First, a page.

The "Big Six" energy suppliers may soon need to be renamed the "Big Seven", according to Npower's chief executive Paul Massara, after the utility giant struck a £218m deal with Telecom Plus that will transform the smaller company into Britain's largest independent gas and electricity retailer.
As part of the package, Npower has agreed to supply energy from its generation unit to Telecom Plus at a reduced rate for 20 years.
The deal will see 770,000 customer gas and electricity accounts transferred to Telecom Plus's Utility Warehouse subsidiary. This already manages the accounts on behalf on Npower. Andrew Lindsay, the Telecom Plus chief executive, said the deal would increase competition and boost his ability to keep a lid on prices, potentially shaking up a retail market that stands accused of inflating prices.
"The anticipated acquisition of our own energy supply licences from Npower enabled us to keep our recent price rises significantly below the average of those which had previously been announced by the Big Six," he said.
Earlier this week, Npower was revealed to have the highest complaint rate among the Big Six, according to research by Consumer Futures.
Yesterday, Mr Massara played up the idea that this deal was good for the consumer, saying: "In one move we have helped create the biggest independent competitor in Britain's household energy supply market… Britain is well on the way to having a Big Seven rather than a Big Six."
British Gas, Edf, Eon, Npower, Scottish Power and SSE comprise the Big Six.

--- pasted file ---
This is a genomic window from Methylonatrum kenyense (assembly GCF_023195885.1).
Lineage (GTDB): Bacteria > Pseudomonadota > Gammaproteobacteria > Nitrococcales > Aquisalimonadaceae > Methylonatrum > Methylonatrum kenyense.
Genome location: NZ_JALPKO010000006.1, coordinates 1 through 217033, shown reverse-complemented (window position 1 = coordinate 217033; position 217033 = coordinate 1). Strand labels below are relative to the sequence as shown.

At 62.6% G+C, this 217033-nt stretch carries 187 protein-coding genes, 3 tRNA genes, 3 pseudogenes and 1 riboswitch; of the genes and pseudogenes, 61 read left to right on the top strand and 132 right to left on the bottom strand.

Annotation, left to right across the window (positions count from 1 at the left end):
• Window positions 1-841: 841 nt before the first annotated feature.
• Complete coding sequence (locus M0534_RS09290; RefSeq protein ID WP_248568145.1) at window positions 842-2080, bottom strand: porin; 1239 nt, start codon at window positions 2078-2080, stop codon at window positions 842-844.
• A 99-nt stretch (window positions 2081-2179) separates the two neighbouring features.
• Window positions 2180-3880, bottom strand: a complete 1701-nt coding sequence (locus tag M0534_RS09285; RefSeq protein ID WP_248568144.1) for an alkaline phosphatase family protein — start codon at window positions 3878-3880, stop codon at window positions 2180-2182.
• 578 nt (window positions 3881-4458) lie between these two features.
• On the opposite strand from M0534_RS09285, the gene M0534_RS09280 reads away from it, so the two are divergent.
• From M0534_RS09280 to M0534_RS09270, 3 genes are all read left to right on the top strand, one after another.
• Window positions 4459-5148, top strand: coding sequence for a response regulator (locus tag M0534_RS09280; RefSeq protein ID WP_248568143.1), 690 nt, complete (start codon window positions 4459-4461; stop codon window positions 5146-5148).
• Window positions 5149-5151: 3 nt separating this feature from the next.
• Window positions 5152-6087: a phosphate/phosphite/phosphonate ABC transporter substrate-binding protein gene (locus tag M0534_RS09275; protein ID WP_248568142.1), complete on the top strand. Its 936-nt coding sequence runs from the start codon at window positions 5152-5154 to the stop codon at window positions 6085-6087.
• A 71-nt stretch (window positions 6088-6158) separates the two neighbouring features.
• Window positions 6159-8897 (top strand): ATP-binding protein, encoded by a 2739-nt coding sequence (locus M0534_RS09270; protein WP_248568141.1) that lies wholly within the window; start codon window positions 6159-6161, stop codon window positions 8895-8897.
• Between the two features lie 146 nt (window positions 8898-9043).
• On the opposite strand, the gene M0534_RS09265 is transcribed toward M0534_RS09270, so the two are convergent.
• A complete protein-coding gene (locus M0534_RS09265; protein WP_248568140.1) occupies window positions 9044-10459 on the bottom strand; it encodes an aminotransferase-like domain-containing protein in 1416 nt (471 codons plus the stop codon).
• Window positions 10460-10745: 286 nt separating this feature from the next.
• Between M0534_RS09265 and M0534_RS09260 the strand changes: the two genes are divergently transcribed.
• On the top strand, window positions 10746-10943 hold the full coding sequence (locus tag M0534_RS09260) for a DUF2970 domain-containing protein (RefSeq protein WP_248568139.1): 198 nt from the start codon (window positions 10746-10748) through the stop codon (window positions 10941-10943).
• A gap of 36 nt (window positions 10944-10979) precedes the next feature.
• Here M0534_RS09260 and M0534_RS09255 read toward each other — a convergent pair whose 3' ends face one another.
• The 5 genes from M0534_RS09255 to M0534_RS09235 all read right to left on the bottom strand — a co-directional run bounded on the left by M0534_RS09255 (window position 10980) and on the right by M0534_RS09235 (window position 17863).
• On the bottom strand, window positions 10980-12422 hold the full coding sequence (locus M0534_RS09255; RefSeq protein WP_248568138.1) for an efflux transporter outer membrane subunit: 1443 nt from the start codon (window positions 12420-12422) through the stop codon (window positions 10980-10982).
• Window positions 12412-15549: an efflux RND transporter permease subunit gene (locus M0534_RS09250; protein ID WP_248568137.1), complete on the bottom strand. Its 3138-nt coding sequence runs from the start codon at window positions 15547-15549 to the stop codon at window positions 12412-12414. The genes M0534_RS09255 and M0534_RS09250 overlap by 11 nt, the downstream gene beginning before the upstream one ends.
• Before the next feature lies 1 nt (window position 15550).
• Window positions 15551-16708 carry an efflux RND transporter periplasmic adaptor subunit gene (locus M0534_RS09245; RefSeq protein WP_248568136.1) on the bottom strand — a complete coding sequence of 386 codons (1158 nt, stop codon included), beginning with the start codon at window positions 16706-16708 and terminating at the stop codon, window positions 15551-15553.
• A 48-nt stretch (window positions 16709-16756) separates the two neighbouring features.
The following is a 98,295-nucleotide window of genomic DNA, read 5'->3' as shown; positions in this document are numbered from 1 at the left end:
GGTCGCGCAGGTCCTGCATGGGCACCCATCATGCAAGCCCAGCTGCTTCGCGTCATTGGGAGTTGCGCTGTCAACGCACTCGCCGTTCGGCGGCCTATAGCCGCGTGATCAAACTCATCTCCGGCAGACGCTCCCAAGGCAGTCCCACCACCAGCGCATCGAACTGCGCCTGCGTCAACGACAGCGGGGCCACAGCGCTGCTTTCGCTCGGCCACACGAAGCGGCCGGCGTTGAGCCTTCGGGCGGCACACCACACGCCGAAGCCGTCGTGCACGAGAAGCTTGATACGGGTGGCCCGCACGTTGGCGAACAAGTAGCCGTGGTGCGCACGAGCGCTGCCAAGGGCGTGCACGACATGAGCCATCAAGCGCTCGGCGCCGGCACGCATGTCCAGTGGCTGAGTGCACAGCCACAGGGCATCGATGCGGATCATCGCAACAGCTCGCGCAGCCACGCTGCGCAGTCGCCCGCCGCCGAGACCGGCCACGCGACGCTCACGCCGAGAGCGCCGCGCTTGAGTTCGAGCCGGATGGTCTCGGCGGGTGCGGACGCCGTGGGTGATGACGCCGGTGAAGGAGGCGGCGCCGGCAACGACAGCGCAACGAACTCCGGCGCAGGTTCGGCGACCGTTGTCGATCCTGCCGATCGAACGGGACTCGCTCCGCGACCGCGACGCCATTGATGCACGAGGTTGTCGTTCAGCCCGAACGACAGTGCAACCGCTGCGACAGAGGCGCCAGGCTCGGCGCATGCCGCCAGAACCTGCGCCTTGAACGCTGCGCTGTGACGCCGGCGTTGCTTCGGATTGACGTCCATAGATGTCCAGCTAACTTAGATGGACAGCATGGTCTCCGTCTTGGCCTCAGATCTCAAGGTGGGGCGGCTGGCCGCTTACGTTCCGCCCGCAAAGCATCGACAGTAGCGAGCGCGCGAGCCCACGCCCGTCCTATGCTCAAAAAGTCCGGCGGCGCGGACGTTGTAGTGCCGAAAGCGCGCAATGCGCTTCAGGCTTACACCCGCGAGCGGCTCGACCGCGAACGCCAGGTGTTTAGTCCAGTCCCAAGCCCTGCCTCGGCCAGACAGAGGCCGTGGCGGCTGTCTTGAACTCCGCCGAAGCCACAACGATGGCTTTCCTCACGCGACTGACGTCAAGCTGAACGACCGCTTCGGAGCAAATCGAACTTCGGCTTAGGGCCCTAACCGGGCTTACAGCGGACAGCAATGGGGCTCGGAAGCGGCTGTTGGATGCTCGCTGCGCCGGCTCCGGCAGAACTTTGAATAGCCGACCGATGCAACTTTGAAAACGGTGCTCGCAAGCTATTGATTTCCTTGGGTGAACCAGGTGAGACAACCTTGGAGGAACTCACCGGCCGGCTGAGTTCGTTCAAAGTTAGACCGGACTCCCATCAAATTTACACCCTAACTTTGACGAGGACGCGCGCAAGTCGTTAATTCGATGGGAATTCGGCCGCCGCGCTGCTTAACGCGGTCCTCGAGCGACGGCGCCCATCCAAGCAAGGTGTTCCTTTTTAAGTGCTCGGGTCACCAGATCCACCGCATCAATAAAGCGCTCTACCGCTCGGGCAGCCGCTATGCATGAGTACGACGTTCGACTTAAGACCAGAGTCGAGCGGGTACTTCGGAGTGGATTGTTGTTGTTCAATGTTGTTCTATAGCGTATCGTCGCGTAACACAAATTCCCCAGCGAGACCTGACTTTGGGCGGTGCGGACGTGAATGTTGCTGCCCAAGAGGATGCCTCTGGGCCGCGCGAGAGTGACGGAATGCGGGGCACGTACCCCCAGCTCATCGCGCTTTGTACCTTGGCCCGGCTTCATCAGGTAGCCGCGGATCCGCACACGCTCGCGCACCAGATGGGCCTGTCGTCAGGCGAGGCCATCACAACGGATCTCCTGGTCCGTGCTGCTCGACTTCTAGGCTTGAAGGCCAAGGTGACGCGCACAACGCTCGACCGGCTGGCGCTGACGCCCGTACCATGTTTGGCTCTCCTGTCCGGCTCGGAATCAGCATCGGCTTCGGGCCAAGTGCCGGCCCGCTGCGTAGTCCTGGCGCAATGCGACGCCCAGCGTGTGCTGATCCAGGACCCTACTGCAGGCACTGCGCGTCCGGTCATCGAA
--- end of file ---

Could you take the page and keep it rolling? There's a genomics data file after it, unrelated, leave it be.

Asked by The Independent if he would like to be one of the Big Seven, Mr Lindsay said: "At one level yes and on the other, categorically no. We do have the legs to become the size of a Big Six company, yes, but do we want to be termed as a member of the Big Seven? No."
He added: "The Big Six are vertically integrated – with a generating and a retail arm – whereas we are a customer-centric, multiple-utility, offering telephone, mobile and broadband services as well as gas and electricity.
"We offer a good price, service and the convenience of a single-utility supplier."
Asked whether that put his business at odds with the Big Six, he said: "I'm not going to denigrate the Big Six, but we think we deliver exceptional customer service and great value."
Following the deal, Utility Warehouse will have half a total of a million customers, or households, to which it will supply a total of 1.75 million gas, electricity, broadband and other services. Just under 800,000 of the service contracts will be for gas and electricity. In the "medium term", Mr Lindsay wants to supply about 1m customers, at which point he expects the number of energy services it supplies to have almost doubled to 1.5 million.
Although this is a significant customer count, it would put it well behind the Big Six – Npower will have about 4.7 million customer accounts after this deal, while British Gas has more than 10m.
However, Mr Lindsay said Utility Warehouse eventually had the potential to be the size of a Big Six company, adding that growth would be achieved organically rather than through acquisitions.
He said he hoped to attract new customers largely through price and pledged to pass on any cuts in the green levies to be announced in the Chancellor's Autumn Statement next month. "We intend to maintain consistently competitive energy prices in future as we continue to grow," he said.
The Telecom Plus deal with Npower will be partly financed through a £130m share placing. Telecom Plus also reported a 10 per cent rise in first-half profits and raised its interim dividend by 23 per cent.